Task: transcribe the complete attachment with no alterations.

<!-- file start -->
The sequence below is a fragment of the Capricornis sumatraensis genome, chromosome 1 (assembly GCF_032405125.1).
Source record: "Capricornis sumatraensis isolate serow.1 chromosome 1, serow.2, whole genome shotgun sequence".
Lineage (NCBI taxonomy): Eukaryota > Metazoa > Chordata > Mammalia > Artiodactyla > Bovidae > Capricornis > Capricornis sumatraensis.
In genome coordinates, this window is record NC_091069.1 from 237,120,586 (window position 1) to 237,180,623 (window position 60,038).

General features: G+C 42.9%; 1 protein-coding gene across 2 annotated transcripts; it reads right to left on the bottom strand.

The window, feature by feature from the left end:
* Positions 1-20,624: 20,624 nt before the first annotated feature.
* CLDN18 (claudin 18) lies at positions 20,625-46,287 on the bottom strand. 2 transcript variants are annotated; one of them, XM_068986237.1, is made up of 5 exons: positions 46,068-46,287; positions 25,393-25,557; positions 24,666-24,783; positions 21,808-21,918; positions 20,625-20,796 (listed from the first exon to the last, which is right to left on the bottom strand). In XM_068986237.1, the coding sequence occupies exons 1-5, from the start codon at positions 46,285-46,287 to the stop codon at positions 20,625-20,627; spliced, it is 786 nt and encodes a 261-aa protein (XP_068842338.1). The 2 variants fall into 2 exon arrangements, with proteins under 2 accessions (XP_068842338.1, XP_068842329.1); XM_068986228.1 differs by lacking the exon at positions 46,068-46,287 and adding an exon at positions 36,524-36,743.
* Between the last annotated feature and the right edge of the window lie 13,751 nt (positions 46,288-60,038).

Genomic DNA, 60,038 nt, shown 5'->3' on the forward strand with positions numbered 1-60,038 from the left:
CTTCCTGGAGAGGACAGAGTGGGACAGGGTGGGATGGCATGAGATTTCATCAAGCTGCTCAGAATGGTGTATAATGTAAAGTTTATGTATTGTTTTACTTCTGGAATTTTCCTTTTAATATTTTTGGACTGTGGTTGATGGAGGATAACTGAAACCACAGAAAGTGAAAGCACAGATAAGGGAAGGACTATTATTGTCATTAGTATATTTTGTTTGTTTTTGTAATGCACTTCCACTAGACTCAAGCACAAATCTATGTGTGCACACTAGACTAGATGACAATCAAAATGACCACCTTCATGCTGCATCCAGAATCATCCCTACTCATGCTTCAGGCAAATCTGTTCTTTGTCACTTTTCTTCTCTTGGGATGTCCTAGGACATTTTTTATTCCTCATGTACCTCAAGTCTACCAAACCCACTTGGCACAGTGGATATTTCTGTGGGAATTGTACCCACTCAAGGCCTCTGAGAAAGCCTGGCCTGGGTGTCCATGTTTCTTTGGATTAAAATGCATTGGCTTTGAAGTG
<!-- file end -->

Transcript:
The sequence below is a fragment of the Capricornis sumatraensis genome, chromosome 1 (assembly GCF_032405125.1).
Source record: "Capricornis sumatraensis isolate serow.1 chromosome 1, serow.2, whole genome shotgun sequence".
Lineage (NCBI taxonomy): Eukaryota > Metazoa > Chordata > Mammalia > Artiodactyla > Bovidae > Capricornis > Capricornis sumatraensis.
In genome coordinates, this window is record NC_091069.1 from 237,120,586 (window position 1) to 237,180,623 (window position 60,038).

General features: G+C 42.9%; 1 protein-coding gene across 2 annotated transcripts; it reads right to left on the bottom strand.

The window, feature by feature from the left end:
* Positions 1-20,624: 20,624 nt before the first annotated feature.
* CLDN18 (claudin 18) lies at positions 20,625-46,287 on the bottom strand. 2 transcript variants are annotated; one of them, XM_068986237.1, is made up of 5 exons: positions 46,068-46,287; positions 25,393-25,557; positions 24,666-24,783; positions 21,808-21,918; positions 20,625-20,796 (listed from the first exon to the last, which is right to left on the bottom strand). In XM_068986237.1, the coding sequence occupies exons 1-5, from the start codon at positions 46,285-46,287 to the stop codon at positions 20,625-20,627; spliced, it is 786 nt and encodes a 261-aa protein (XP_068842338.1). The 2 variants fall into 2 exon arrangements, with proteins under 2 accessions (XP_068842338.1, XP_068842329.1); XM_068986228.1 differs by lacking the exon at positions 46,068-46,287 and adding an exon at positions 36,524-36,743.
* Between the last annotated feature and the right edge of the window lie 13,751 nt (positions 46,288-60,038).

Genomic DNA, 60,038 nt, shown 5'->3' on the forward strand with positions numbered 1-60,038 from the left:
CTTCCTGGAGAGGACAGAGTGGGACAGGGTGGGATGGCATGAGATTTCATCAAGCTGCTCAGAATGGTGTATAATGTAAAGTTTATGTATTGTTTTACTTCTGGAATTTTCCTTTTAATATTTTTGGACTGTGGTTGATGGAGGATAACTGAAACCACAGAAAGTGAAAGCACAGATAAGGGAAGGACTATTATTGTCATTAGTATATTTTGTTTGTTTTTGTAATGCACTTCCACTAGACTCAAGCACAAATCTATGTGTGCACACTAGACTAGATGACAATCAAAATGACCACCTTCATGCTGCATCCAGAATCATCCCTACTCATGCTTCAGGCAAATCTGTTCTTTGTCACTTTTCTTCTCTTGGGATGTCCTAGGACATTTTTTATTCCTCATGTACCTCAAGTCTACCAAACCCACTTGGCACAGTGGATATTTCTGTGGGAATTGTACCCACTCAAGGCCTCTGAGAAAGCCTGGCCTGGGTGTCCATGTTTCTTTGGATTAAAATGCATTGGCTTTGAAGTG